Special Considerations For People With No ThyroidWithout a functioning thyroid, you don't need to be particularly concerned about soy or other goitrogenic foods (i.e., brussel sprouts, broccoli, etc.) and their ability to interfere with your thyroid function .
Those without a functioning thyroid are totally dependent on thyroid hormone replacement for all their thyroid hormone. You may find that you have less fluctuation in thyroid function and find it easier to stabilize your dose and maintain an optimal TSH level on a consistent dose, as compared to patients with autoimmune thyroid disease who still have a gland. (This is because when the gland is still present and capable of functioning, it may occasionally sputter to life and produce thyroid hormone, making regulation of thyroid levels more difficult.)
Thyroid cancer patients who have had the thyroid gland removed are in a unique situation in that they are given thyroid hormone replacement drugs at "suppressive" levels. This means that the objective is to give sufficient level of medication so as to test at a nearly undetectable TSH level close to 0. This is considered "hyperthyroid" by most lab standards, but suppression is necessary to prevent cancer recurrence in most patients. So, some thyroid cancer patients refer to themselves as "hyperthyroid," although again, the underlying condition of having no thyroid gland means that the condition is actually hypothyroidism, and so much of the advice about hypothyroidism still applies.
When You Don't Feel Your BestIf you are still experiencing hypothyroidism symptoms, you may not be receiving optimal treatment for your condition. You'll need to proactively work with your practitioner to get better treatment.
This may involve:
- Trying a different brand of levothyroxine
- Increasing the dose, so that the TSH is lower. (Some patients report feeling the best when TSH levels are between 1 and 2.) (Again, remember that thyroid cancer patients often follow a different protocol to prevent recurrence).
- Adding a T3 drug (i.e., Cytomel, or compounded T3), to the levothyroxine
- Switching to a T4/T3 synthetic drug, such as liotrix (Thyrolar)
- Switching to a natural desiccated thyroid drug, such as Armour
- Complementing your treatment with alternative, nutritional and mind-body support to help improve overall health and relieve symptoms.
Help, I'm Hypothyroid and I Still Don't Feel Well
An article to help you determine what your next steps should be
By Mary Shomon, About.com
Updated: August 31, 2005
Despite treatment for hypothyroidism, many of you continue to have symptoms that may be related to your thyroid problem. Even after you've been diagnosed and are on thyroid hormone replacement drugs, you may have persistent symptoms such as continued weight gain or difficulty losing weight, depression, brain fog or difficulty concentrating, hair loss, hand/feet/facial swelling, intolerance to heat and cold, muscle aches and joint pains, constipation, carpal tunnel or tendonitis, high cholesterol levels, difficulty getting pregnant, and more.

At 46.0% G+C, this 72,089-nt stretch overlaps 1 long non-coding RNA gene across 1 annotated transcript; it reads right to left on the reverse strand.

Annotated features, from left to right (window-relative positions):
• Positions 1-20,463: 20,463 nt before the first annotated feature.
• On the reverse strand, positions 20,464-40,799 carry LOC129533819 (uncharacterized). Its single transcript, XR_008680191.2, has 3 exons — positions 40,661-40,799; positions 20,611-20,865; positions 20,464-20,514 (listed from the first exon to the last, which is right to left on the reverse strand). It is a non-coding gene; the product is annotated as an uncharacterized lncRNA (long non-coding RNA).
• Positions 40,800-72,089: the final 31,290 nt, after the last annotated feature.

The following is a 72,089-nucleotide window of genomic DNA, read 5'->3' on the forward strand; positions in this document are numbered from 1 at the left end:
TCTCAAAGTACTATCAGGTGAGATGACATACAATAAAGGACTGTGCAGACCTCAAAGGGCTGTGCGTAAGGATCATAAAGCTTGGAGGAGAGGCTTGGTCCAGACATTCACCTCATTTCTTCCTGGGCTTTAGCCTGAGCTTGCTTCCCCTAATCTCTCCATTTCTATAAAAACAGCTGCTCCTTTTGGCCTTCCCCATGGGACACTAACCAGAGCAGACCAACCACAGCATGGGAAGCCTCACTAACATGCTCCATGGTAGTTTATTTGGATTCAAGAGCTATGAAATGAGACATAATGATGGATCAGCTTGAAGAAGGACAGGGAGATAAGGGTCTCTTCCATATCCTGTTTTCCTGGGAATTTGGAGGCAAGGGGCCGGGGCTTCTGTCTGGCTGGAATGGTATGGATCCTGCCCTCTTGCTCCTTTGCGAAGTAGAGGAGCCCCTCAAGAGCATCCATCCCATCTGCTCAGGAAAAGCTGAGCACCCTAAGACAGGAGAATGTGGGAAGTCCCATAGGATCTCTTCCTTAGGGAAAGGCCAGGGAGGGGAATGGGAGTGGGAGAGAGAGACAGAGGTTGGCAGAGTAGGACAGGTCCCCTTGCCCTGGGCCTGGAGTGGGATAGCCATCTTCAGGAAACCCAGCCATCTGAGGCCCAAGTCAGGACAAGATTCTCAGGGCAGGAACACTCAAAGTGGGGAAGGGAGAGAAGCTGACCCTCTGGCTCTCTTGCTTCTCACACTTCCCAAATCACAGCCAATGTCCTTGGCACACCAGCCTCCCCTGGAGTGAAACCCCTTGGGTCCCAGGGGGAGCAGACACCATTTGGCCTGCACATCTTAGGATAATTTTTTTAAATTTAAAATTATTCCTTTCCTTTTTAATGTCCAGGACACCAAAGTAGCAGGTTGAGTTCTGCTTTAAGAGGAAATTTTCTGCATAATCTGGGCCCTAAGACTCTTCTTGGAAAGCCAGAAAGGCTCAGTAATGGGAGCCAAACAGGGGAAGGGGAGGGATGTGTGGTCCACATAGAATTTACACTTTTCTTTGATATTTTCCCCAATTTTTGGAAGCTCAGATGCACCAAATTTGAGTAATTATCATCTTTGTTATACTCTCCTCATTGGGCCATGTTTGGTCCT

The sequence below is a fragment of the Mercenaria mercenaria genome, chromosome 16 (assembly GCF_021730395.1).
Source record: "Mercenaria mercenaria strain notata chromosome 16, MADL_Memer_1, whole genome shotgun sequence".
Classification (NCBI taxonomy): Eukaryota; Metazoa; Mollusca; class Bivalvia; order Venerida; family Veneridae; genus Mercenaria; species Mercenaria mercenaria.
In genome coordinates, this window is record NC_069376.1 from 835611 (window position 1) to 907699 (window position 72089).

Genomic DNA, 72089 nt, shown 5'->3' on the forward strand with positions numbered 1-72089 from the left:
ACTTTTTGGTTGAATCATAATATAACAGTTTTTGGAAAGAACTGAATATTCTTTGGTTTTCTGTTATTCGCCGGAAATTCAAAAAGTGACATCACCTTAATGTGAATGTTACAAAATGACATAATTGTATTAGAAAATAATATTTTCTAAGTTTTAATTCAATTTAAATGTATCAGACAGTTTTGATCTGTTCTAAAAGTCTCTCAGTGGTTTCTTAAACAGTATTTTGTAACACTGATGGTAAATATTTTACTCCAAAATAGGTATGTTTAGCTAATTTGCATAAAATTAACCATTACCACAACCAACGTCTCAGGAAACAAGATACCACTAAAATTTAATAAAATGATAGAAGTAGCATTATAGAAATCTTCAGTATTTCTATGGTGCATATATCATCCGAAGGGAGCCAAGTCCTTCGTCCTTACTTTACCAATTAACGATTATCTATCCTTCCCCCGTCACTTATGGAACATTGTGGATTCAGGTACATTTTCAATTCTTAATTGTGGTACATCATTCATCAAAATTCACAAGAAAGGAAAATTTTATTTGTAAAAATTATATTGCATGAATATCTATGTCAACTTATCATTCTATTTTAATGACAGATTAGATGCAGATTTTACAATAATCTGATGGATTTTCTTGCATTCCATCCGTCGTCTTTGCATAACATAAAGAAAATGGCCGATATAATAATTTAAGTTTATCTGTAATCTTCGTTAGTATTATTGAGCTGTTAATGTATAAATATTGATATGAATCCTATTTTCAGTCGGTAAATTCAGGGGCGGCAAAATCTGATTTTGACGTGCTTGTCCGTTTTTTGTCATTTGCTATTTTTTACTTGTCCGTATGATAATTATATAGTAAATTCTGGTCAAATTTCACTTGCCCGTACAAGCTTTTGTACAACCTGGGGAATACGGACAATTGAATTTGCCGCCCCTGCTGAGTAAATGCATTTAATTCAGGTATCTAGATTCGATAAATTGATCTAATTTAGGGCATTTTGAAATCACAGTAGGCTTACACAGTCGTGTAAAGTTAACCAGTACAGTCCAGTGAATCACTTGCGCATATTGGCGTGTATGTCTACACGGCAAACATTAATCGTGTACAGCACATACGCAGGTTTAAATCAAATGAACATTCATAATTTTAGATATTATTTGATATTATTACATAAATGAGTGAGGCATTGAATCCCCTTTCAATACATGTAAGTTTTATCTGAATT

By way of overview, the first step for you is knowing your TSH (thyroid stimulating hormone) level, and other key thyroid levels such as T4 and T3. These levels allow you to help gauge where your doctor is in terms of treatment, and give you a common point of discussion.
More innovative doctors are beginning to believe that a TSH of around 1 - 2 --- in the low end of the normal range -- is optimal for most people to feel well and avoid having hypothyroid or hyperthyroid symptoms. I know I feel terrible at 4-5, and at .2, but pretty good at 1 - 2. (NOTE: this TSH is usually kept even lower than 1-2 for thyroid cancer survivors to help prevent recurrence.) Dr. David Derry, for example, is one doctor who believes that TSH levels aren't even relevant to diagnosing or treating hypothyroidism and its symptoms.
For some people, even if the TSH level is normal, or even in some bases, low normal, there may still be a situation where one is hypothyroid at a cellular level, due to conversion problems, inadequate T3 hormone, or other factors. Inability to properly convert T4 to T3 can also result in fluctuating TSH, as the system struggles to keep balancing an out of whack T4 and T3 level, sending TSH levels up and down to compensate.
Some people also seem to need supplemental T3 to feel well. There was published February 11, 1999 in the New England Journal of Medicine a research report that says that many patients feel better on a combination of T4 and T3, not T4 (i.e., Synthroid) alone. Many people have a normal or even LOW-normal TSH level, yet still suffer continuing hypothyroidism symptoms. In these cases, the addition of T3 helped relieve depression, brain fog, fatigue and other symptoms. This information about T3 is groundbreaking and has major implications for people who don't feel well on their current thyroid therapies!!!